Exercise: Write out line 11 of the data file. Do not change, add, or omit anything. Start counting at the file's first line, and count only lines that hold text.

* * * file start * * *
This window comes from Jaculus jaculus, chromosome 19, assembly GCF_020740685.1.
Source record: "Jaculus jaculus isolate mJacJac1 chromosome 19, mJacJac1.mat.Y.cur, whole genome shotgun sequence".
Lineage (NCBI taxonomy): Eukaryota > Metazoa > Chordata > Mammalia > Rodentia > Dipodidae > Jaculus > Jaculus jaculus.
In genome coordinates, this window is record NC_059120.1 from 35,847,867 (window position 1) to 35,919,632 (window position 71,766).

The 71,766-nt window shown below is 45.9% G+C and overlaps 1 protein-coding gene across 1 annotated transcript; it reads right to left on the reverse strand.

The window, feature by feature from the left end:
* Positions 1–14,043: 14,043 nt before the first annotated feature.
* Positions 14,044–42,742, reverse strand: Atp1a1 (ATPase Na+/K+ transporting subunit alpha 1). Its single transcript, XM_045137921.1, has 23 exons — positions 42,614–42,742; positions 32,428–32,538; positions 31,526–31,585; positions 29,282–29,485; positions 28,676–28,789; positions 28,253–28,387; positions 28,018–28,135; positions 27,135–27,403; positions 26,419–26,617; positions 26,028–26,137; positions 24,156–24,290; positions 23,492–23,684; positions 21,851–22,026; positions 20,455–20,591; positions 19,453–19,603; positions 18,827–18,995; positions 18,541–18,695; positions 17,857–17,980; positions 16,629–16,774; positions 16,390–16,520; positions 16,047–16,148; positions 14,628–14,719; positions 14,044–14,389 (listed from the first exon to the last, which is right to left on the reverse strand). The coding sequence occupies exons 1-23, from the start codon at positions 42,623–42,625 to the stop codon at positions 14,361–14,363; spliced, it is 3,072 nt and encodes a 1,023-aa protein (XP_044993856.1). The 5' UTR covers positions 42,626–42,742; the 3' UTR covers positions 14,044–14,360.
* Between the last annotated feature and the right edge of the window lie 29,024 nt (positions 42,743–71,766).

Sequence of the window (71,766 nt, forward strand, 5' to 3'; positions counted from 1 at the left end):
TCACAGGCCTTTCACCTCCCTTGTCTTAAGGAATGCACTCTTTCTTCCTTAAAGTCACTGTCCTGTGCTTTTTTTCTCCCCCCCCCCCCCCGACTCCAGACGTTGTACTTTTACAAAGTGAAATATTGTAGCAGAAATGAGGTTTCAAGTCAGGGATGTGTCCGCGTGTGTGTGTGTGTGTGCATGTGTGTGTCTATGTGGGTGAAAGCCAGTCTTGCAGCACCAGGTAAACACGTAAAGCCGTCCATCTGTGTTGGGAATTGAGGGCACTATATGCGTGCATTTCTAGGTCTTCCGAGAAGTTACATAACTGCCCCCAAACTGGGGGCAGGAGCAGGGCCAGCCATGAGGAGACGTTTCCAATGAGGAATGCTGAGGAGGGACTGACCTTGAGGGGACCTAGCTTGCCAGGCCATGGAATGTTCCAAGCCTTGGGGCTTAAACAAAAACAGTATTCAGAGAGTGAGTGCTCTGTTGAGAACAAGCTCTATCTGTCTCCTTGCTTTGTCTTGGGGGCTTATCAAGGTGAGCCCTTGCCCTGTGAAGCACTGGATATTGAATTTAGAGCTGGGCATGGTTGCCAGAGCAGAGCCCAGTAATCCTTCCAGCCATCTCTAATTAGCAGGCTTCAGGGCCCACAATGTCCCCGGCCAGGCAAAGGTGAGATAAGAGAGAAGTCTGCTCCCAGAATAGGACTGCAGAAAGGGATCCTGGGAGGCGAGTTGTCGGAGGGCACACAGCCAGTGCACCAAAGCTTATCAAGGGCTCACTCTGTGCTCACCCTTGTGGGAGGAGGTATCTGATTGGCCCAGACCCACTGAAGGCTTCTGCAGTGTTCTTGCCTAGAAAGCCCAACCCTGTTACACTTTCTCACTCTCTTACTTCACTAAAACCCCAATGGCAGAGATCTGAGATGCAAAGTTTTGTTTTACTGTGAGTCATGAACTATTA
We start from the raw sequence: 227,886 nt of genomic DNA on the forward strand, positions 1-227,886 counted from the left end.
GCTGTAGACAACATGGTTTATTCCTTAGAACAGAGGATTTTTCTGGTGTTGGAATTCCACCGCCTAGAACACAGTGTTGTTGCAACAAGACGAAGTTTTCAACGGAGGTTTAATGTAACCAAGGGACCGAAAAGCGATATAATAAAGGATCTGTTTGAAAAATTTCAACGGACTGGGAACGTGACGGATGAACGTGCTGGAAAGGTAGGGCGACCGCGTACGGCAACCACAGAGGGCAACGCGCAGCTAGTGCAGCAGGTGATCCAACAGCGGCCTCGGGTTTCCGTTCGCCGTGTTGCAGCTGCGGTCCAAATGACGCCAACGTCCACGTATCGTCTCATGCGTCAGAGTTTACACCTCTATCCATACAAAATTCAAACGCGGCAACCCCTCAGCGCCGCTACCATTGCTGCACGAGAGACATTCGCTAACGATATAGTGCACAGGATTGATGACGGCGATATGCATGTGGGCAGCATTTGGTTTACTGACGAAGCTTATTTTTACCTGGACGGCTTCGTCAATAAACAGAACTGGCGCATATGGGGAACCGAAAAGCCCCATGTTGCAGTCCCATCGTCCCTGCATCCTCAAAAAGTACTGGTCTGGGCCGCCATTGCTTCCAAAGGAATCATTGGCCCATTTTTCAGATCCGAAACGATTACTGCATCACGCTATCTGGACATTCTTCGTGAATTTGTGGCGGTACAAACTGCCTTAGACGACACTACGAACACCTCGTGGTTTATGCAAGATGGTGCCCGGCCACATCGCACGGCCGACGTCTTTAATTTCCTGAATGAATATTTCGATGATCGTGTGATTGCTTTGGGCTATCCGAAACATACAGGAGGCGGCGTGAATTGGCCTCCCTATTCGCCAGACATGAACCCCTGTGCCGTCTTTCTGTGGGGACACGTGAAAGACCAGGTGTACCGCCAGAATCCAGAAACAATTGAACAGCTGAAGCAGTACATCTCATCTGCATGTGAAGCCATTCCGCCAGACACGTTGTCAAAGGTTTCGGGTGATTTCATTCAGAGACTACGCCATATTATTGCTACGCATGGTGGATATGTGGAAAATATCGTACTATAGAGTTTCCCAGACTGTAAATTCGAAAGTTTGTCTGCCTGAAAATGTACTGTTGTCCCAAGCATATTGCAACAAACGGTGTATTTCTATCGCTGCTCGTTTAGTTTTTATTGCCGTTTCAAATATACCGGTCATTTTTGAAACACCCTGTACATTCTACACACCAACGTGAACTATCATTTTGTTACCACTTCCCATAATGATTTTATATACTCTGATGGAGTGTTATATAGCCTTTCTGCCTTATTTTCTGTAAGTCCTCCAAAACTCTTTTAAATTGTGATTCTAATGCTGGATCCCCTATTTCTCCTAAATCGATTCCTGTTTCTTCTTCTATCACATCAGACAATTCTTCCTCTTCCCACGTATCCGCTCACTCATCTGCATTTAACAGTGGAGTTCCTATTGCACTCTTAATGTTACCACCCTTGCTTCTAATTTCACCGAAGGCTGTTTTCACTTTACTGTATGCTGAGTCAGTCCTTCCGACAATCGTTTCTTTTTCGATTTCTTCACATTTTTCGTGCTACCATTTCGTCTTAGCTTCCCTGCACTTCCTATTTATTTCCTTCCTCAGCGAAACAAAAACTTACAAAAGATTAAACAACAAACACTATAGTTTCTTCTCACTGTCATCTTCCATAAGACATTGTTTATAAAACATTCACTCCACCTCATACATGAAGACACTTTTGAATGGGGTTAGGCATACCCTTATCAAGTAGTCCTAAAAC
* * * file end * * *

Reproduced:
TCACAGGCCTTTCACCTCCCTTGTCTTAAGGAATGCACTCTTTCTTCCTTAAAGTCACTGTCCTGTGCTTTTTTTCTCCCCCCCCCCCCCCGACTCCAGACGTTGTACTTTTACAAAGTGAAATATTGTAGCAGAAATGAGGTTTCAAGTCAGGGATGTGTCCGCGTGTGTGTGTGTGTGTGCATGTGTGTGTCTATGTGGGTGAAAGCCAGTCTTGCAGCACCAGGTAAACACGTAAAGCCGTCCATCTGTGTTGGGAATTGAGGGCACTATATGCGTGCATTTCTAGGTCTTCCGAGAAGTTACATAACTGCCCCCAAACTGGGGGCAGGAGCAGGGCCAGCCATGAGGAGACGTTTCCAATGAGGAATGCTGAGGAGGGACTGACCTTGAGGGGACCTAGCTTGCCAGGCCATGGAATGTTCCAAGCCTTGGGGCTTAAACAAAAACAGTATTCAGAGAGTGAGTGCTCTGTTGAGAACAAGCTCTATCTGTCTCCTTGCTTTGTCTTGGGGGCTTATCAAGGTGAGCCCTTGCCCTGTGAAGCACTGGATATTGAATTTAGAGCTGGGCATGGTTGCCAGAGCAGAGCCCAGTAATCCTTCCAGCCATCTCTAATTAGCAGGCTTCAGGGCCCACAATGTCCCCGGCCAGGCAAAGGTGAGATAAGAGAGAAGTCTGCTCCCAGAATAGGACTGCAGAAAGGGATCCTGGGAGGCGAGTTGTCGGAGGGCACACAGCCAGTGCACCAAAGCTTATCAAGGGCTCACTCTGTGCTCACCCTTGTGGGAGGAGGTATCTGATTGGCCCAGACCCACTGAAGGCTTCTGCAGTGTTCTTGCCTAGAAAGCCCAACCCTGTTACACTTTCTCACTCTCTTACTTCACTAAAACCCCAATGGCAGAGATCTGAGATGCAAAGTTTTGTTTTACTGTGAGTCATGAACTATTA